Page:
A Credible Denier? Incredible!

What's the DeSmogBlog to do with a climate change denier like Dr. Paul Reiter?

Dr. Reiter is director of the Institut Pasteur School of Infectiology in Paris. A search of the scientific literature shows that he has published 30 peer-reviewed journal articles, mostly on mosquitoes and infectious disease - which sets him out as a legitimate scientist even if it doesn't mark him as a Nobel Prize threat. (By comparison, the less-than-illustrious Dr. Tim Ball wrote four peer-reviewed articles during his whole career, three of them mined from the same material; whereas someone like the University of Victoria's Andrew Weaver is closing in on 200 articles and he's barely mid-career.)

Dr. Reiter is a trenchant critic of the Intergovernmental Panel on Climate Change and a frequent participant in efforts to cast doubt on climate science. He was featured, for example, in the recent (and risible) Great Global Warming Swindle and he was a signatory to the Canadian letter of 60, joining ranks with a highly suspicious lot to question current climate theory.

Faced with such a character - someone willing to stand up against the global scientific consensus - we at the DeSmogBlog generally go looking for motive, and we usually find big energy industry funding. There is no such smoking gun with Reiter (at least not that we have found). He has associated himself with some pretty questionable organizations, industry and political front groups like the Annapolis Centre for Science-Based Public Policy and Tech Central Station, but there's a Catch 22 in making that connection. Those organizations, agenda driven and/or oil soaked, are forever on the lookout for scientists who would back up their preferred world view. They would hurry to associate themselves with someone - especially someone credible - who was willing to agree with their position. What a bonus it would be if said credible scientist actually - sincerely and in good faith - held their contrarian view.

What can we really say? Well, here's one option: the National Post, as part of its 16-part series to promote the denier viewpoint, ignores the possibility that Dr. Reiter's nose is out of joint because he failed to make the cut as an IPCC expert. Instead, writer Larry Solomon hails Reiter as a model scientist and dismisses the biggest scientific collaboration in history as a politicized process with a predetermined result.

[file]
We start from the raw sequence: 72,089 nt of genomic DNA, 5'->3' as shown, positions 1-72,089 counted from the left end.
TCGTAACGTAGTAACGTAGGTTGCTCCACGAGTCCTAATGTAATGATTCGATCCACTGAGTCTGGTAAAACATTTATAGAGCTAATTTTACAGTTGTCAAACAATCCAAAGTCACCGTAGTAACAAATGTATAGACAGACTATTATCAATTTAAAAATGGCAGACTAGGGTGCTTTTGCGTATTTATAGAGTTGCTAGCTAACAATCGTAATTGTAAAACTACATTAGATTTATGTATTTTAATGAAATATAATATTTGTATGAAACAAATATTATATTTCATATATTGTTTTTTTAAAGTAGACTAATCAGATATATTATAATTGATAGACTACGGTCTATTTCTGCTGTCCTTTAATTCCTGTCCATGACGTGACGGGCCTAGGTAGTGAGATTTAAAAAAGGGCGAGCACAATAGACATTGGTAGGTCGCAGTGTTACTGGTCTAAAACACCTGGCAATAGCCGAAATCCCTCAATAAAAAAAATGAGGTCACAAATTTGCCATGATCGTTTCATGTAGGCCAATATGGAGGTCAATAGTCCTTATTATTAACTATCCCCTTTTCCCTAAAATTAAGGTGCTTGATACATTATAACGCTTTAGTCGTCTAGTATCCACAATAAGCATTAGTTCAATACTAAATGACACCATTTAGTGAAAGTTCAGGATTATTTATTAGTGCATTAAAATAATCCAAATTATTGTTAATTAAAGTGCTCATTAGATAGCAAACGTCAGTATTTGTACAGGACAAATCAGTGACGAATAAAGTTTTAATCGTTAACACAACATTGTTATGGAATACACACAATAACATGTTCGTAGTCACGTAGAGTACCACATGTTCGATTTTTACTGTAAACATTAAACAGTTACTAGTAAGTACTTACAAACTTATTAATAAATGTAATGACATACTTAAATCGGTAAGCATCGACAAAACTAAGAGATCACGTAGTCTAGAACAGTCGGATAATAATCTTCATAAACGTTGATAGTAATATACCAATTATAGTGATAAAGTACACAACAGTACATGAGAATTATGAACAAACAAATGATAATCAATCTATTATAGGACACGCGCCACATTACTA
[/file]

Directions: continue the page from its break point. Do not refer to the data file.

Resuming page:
Well, as Kevin Grandia reported here earlier, there's no question the IPCC process is politicized, but the Post seems to have it exactly wrong. Thousands of scientists with unimpeachable credentials worked on the most recent report. And when they were done watering down its conclusions, even China and Saudi Arabia signed it, agreeing that this is the best and most reliable presentation of the science yet.

Against that remarkable consensus, it's easy enough to conclude that even if Dr. Reiter is not accepting oil money - even if he just chooses his friends badly - he's still wrong. He may or may not be making an honest mistake - but he's still making a mistake. Concluding otherwise (as the National Post does) may be an act of faith or an act of passion, but it defies belief to think it is an act of reason.


So, if I don’t believe in a relationship between supply and demand, does that mean that my opinion is credible, just because I am highly qualified in something other than economics? I could even say “supply ad demand” is a model, and models are always wrong, therefore I loudly reject it.

Disbelieving anything at all is certainly allowed. A surgeon doesn’t believe in evolution. So what? An engineer doubts criminology, ecology or climatology. So what? But there is a word for those who use qualifications in one field to gravely offer expert opinion in another, and even pretend to be a counter-weight to those who have actually worked at finding the answers.

The motive for speaking out as the great doubter, without evidence to show, against the mass of actual experts lies in the feeling of importance, not in monetary rewards.

… So that explains demagogues like Al Gore and David Suzuki.

Thanks for clearing that up.